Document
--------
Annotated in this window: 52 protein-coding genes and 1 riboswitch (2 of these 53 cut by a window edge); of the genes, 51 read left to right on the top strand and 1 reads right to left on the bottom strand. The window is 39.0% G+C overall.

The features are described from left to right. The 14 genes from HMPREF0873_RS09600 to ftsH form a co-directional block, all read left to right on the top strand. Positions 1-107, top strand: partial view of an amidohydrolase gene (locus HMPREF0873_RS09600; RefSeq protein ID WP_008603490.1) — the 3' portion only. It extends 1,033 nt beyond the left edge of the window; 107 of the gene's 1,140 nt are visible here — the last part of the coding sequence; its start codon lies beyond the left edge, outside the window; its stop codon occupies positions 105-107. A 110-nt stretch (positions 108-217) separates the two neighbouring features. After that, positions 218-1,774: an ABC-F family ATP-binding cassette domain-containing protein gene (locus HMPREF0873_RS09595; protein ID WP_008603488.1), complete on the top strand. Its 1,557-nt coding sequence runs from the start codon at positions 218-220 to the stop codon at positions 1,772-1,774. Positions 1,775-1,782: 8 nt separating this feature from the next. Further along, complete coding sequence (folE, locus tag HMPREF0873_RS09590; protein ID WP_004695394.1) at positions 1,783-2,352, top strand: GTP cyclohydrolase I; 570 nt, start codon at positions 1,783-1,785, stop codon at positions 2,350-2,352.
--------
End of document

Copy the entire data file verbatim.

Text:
Annotated in this window: 52 protein-coding genes and 1 riboswitch (2 of these 53 cut by a window edge); of the genes, 51 read left to right on the top strand and 1 reads right to left on the bottom strand. The window is 39.0% G+C overall.

The features are described from left to right. The 14 genes from HMPREF0873_RS09600 to ftsH form a co-directional block, all read left to right on the top strand. Positions 1-107, top strand: partial view of an amidohydrolase gene (locus HMPREF0873_RS09600; RefSeq protein ID WP_008603490.1) — the 3' portion only. It extends 1,033 nt beyond the left edge of the window; 107 of the gene's 1,140 nt are visible here — the last part of the coding sequence; its start codon lies beyond the left edge, outside the window; its stop codon occupies positions 105-107. A 110-nt stretch (positions 108-217) separates the two neighbouring features. After that, positions 218-1,774: an ABC-F family ATP-binding cassette domain-containing protein gene (locus HMPREF0873_RS09595; protein ID WP_008603488.1), complete on the top strand. Its 1,557-nt coding sequence runs from the start codon at positions 218-220 to the stop codon at positions 1,772-1,774. Positions 1,775-1,782: 8 nt separating this feature from the next. Further along, complete coding sequence (folE, locus tag HMPREF0873_RS09590; protein ID WP_004695394.1) at positions 1,783-2,352, top strand: GTP cyclohydrolase I; 570 nt, start codon at positions 1,783-1,785, stop codon at positions 2,350-2,352.